While the combat in previous Elder Scrolls titles has been given a hard time by some, things have been improved considerably this time around. Rather than feeling clunky and unresponsive, you'll quickly learn exactly how to get the best out of each kind of weapon. Like other RPGs of its ilk, it will also be very important for you to keep an eye on the condition of your favoured weapons, and ensure that you keep them in good shape to ensure that you can call upon them whenever they are needed. For some, this might seem a little unnecessary, but when you've got a game as broad in scope as Skyrim, it really helps to add an extra air of challenge and realism to the fantasy world.
Speaking of the world in which Skyrim inhabits, it would be almost impossible to overstate just how big a role it plays in the overall feel of the title. There aren't many games where the setting feels quite as spectacular as the one here, and very early on you'll begin to see why the developers have been continually telling anyone who would listen that the environments are far and away their proudest accomplishments in Skyrim.
Whether it's the snow capped mountains above, the gorgeous forests dotted throughout the countryside, the long lost tombs and dungeons peppering the more out of the way sections of the huge map, or the beautifully modelled cities, there's always going to be something there to take your breath away.
The way everything comes together to feel like a real living and breathing ecosystem is nothing short of mesmerising. From the thousands of in game characters going about their own business to the scores of wild animals prowling the rural areas, you really do feel like the game world is an organic entity.
But of course none of this would be of any real interest if the game itself wasn't engaging, which it is. Almost criminally so.
Within the first few hours of play, you'll likely have more main quests and side quests ongoing at any one time than could possibly feel comfortable. Get used to it, because this is very much how Skyrim rolls. Almost everyone you speak to wants something from you, whether it's a minor quest like delivering a letter, or a major one on which the game's main plot hangs, you're going to be kept busy.
There's certainly quite a variety of different mission types available, however it's easy to see how someone could get a little overwhelmed at the amount of travelling they are going to need to do to get from A to B on a regular basis - something that is easily remedied by getting hold of a horse (something we recommend you do regularly unless you have more hours to spend playing games than you should).
Somewhat unbelievably, the number of side quests available within the game are technically infinite. Yup. You're not reading that wrong, the game actually generates new quests for you based on your progress throughout the game, meaning that the title can theoretically last forever, long after you have completed the main storyline; a daunting prospect given the fact that most people will easily plough 100+ hours into the main meat and drink of the game.
We've had Skyrim for a while now, and we're still only scraping the surface of many of the areas on the map. It's fair to say that you could play this game for the next few years and still miss out on things that your friends have experienced. Quite simply there's nothing else like Skyrim available out there today.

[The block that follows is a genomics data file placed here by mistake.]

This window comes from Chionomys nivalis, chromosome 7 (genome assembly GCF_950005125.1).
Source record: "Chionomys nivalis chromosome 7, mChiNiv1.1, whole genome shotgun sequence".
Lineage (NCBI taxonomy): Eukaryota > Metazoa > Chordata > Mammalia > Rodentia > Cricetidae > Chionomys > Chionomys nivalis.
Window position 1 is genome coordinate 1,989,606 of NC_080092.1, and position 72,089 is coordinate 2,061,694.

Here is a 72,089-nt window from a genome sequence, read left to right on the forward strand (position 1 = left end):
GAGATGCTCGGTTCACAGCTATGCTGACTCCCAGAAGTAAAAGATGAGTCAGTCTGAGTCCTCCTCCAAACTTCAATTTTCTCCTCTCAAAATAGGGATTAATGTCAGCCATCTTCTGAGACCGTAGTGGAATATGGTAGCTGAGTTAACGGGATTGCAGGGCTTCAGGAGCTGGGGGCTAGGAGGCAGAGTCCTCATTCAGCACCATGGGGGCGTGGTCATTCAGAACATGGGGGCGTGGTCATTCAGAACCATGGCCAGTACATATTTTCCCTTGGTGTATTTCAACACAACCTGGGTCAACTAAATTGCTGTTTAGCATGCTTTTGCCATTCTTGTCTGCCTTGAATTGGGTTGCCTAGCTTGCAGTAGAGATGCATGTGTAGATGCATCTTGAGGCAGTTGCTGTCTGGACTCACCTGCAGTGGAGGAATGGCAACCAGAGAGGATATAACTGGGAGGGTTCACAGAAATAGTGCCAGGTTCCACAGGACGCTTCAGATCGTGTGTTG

Those of you hoping for a massive graphical improvement will be a little disappointed. While the game certainly isn't a dog to look at, some of the textures are quite muddy and popup can be a minor issue that you'll have to get past. However the frame rate tends to be solid 99% of the time, and that's really what matters in this kind of game. Those of you who have gone back to the console versions of Oblivion will no doubt have noticed that it can be quite difficult to play thanks to the less than stellar frame rate, so it's nice to see that things have been addressed.
Unfortunately one thing that hasn't been addressed is the fact that Bethesda have yet again put out a game suffering from a number of launch day issues. The good news is that none of them are particularly game breaking, so you should be able to get past graphical and audio glitches - even if they do nothing for the level of immersion the game is trying to create.
So, where exactly does Skyrim stand in the bigger picture? We've made it quite clear that it's certainly in a class of its own in terms of delivering a truly unparalleled gameplay experience, with a huge number of quests to partake in, excellent presentation and top notch gameplay, but how does it measure up?
Quite well truth be told. In fact, we'd go so far to say that Skyrim has the potential to go down as one of the very greatest video games of all time. In terms of first play throughs, we can't think of anything that has offered so much, and the fact that there's so much more to do once you have finished the main storyline points to this being a real candidate for the upper echelons of Top 100 lists for years, and perhaps even decades, to come.
It's about as close to perfection as we have ever seen in this kind of game and, minor issues aside, it's certainly set the benchmark for everything to follow.